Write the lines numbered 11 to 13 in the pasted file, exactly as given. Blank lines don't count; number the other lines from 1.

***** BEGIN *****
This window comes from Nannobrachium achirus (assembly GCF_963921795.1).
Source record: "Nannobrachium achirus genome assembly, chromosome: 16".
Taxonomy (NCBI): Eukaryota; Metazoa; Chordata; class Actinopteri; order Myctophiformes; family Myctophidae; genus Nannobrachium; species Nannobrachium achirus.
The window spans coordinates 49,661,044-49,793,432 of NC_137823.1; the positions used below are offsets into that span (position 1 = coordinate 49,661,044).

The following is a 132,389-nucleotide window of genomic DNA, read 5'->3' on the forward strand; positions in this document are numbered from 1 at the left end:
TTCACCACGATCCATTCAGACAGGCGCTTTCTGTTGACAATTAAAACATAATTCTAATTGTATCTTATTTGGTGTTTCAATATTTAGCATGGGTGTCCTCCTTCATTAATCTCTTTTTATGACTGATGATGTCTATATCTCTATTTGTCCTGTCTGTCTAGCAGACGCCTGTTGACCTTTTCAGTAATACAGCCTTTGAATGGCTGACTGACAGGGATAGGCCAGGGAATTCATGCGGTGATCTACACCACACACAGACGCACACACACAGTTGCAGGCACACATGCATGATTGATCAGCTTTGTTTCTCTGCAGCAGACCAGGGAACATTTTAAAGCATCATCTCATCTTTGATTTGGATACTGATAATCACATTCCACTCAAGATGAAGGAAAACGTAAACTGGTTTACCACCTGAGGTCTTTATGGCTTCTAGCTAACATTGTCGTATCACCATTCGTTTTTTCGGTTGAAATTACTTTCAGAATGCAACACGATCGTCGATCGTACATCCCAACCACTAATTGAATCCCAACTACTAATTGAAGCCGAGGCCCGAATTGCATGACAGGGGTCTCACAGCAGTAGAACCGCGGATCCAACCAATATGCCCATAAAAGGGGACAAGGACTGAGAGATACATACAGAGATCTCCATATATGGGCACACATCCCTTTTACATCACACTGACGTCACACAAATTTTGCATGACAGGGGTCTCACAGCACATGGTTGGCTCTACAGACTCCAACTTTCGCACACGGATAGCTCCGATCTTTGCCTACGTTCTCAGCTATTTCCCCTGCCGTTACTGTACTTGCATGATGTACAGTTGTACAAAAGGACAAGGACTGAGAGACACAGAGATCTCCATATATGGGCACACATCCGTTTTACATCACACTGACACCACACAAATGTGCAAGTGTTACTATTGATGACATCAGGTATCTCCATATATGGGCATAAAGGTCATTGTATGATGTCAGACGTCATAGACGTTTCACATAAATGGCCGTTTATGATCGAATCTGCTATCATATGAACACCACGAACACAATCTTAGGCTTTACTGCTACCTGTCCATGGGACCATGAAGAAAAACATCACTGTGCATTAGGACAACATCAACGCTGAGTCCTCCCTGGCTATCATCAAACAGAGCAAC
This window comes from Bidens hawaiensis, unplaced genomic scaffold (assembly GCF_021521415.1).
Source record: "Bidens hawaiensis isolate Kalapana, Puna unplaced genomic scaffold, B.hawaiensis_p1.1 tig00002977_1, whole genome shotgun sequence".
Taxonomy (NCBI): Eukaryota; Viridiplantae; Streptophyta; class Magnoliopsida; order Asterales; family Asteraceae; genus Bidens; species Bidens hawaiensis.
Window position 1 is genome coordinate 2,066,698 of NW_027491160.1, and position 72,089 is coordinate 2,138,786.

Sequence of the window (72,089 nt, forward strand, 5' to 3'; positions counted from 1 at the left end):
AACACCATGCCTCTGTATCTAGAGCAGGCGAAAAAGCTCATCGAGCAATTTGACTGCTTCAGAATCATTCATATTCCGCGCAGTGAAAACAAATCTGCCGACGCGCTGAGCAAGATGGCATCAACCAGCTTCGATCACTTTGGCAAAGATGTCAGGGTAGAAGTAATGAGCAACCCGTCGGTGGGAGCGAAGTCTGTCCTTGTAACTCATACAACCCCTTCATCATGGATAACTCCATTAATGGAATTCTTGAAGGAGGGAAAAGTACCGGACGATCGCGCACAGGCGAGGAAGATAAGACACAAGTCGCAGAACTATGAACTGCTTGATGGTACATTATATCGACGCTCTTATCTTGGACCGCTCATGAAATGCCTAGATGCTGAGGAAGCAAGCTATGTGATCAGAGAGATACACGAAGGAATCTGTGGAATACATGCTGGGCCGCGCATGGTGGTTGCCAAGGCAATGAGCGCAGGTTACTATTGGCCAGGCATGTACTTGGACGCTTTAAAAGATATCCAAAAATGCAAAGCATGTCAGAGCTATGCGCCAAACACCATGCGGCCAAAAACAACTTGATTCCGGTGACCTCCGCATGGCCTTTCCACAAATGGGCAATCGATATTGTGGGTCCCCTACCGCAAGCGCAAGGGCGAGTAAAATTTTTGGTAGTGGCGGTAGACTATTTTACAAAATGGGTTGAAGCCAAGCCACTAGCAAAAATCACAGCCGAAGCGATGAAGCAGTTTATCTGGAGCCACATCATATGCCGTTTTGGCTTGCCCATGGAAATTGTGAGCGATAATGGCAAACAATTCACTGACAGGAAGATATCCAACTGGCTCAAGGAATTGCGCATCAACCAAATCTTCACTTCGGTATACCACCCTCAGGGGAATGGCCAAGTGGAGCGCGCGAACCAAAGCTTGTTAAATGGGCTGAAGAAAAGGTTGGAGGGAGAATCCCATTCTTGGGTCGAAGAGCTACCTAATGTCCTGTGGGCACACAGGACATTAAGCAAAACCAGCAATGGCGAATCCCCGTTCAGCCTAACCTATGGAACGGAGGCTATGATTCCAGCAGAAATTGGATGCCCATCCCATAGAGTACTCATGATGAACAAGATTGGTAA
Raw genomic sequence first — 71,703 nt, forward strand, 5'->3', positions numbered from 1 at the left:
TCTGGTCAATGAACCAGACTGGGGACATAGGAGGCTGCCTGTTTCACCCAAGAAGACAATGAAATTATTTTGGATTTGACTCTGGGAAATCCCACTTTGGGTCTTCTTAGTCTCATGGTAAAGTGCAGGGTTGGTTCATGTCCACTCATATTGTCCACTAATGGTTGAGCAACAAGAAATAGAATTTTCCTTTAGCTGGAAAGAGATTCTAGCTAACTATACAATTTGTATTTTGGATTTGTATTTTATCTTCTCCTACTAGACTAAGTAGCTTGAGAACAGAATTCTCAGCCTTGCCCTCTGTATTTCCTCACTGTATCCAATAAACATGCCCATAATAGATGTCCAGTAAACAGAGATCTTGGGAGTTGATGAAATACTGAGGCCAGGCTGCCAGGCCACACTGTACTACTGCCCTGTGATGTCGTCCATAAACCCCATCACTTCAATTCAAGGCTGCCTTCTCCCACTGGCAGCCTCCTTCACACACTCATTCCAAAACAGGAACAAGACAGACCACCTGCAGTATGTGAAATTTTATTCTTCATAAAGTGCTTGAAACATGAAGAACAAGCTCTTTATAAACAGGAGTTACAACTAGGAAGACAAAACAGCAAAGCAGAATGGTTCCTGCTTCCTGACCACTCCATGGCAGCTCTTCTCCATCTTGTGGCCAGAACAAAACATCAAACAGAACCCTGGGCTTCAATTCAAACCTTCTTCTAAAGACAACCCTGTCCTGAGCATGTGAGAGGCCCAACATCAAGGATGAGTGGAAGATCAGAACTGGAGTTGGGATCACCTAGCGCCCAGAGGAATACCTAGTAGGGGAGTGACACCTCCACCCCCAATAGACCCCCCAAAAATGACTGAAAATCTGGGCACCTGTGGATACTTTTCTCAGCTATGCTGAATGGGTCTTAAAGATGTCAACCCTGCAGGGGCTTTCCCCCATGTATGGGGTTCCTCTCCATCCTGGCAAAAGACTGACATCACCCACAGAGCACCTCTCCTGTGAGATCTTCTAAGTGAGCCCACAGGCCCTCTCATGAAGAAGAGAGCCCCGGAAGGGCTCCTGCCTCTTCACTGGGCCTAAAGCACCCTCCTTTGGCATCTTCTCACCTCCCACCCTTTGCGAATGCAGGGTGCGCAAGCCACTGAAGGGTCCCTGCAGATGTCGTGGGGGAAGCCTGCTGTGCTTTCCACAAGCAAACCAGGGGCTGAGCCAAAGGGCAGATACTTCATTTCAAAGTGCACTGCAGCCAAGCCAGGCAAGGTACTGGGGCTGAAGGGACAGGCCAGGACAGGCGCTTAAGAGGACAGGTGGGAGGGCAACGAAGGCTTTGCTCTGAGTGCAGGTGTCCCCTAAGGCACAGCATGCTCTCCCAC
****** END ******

Sequence of the window (72,089 nt, forward strand, 5' to 3'; positions counted from 1 at the left end):
AACACCATGCCTCTGTATCTAGAGCAGGCGAAAAAGCTCATCGAGCAATTTGACTGCTTCAGAATCATTCATATTCCGCGCAGTGAAAACAAATCTGCCGACGCGCTGAGCAAGATGGCATCAACCAGCTTCGATCACTTTGGCAAAGATGTCAGGGTAGAAGTAATGAGCAACCCGTCGGTGGGAGCGAAGTCTGTCCTTGTAACTCATACAACCCCTTCATCATGGATAACTCCATTAATGGAATTCTTGAAGGAGGGAAAAGTACCGGACGATCGCGCACAGGCGAGGAAGATAAGACACAAGTCGCAGAACTATGAACTGCTTGATGGTACATTATATCGACGCTCTTATCTTGGACCGCTCATGAAATGCCTAGATGCTGAGGAAGCAAGCTATGTGATCAGAGAGATACACGAAGGAATCTGTGGAATACATGCTGGGCCGCGCATGGTGGTTGCCAAGGCAATGAGCGCAGGTTACTATTGGCCAGGCATGTACTTGGACGCTTTAAAAGATATCCAAAAATGCAAAGCATGTCAGAGCTATGCGCCAAACACCATGCGGCCAAAAACAACTTGATTCCGGTGACCTCCGCATGGCCTTTCCACAAATGGGCAATCGATATTGTGGGTCCCCTACCGCAAGCGCAAGGGCGAGTAAAATTTTTGGTAGTGGCGGTAGACTATTTTACAAAATGGGTTGAAGCCAAGCCACTAGCAAAAATCACAGCCGAAGCGATGAAGCAGTTTATCTGGAGCCACATCATATGCCGTTTTGGCTTGCCCATGGAAATTGTGAGCGATAATGGCAAACAATTCACTGACAGGAAGATATCCAACTGGCTCAAGGAATTGCGCATCAACCAAATCTTCACTTCGGTATACCACCCTCAGGGGAATGGCCAAGTGGAGCGCGCGAACCAAAGCTTGTTAAATGGGCTGAAGAAAAGGTTGGAGGGAGAATCCCATTCTTGGGTCGAAGAGCTACCTAATGTCCTGTGGGCACACAGGACATTAAGCAAAACCAGCAATGGCGAATCCCCGTTCAGCCTAACCTATGGAACGGAGGCTATGATTCCAGCAGAAATTGGATGCCCATCCCATAGAGTACTCATGATGAACAAGATTGGTAA
Raw genomic sequence first — 71,703 nt, forward strand, 5'->3', positions numbered from 1 at the left: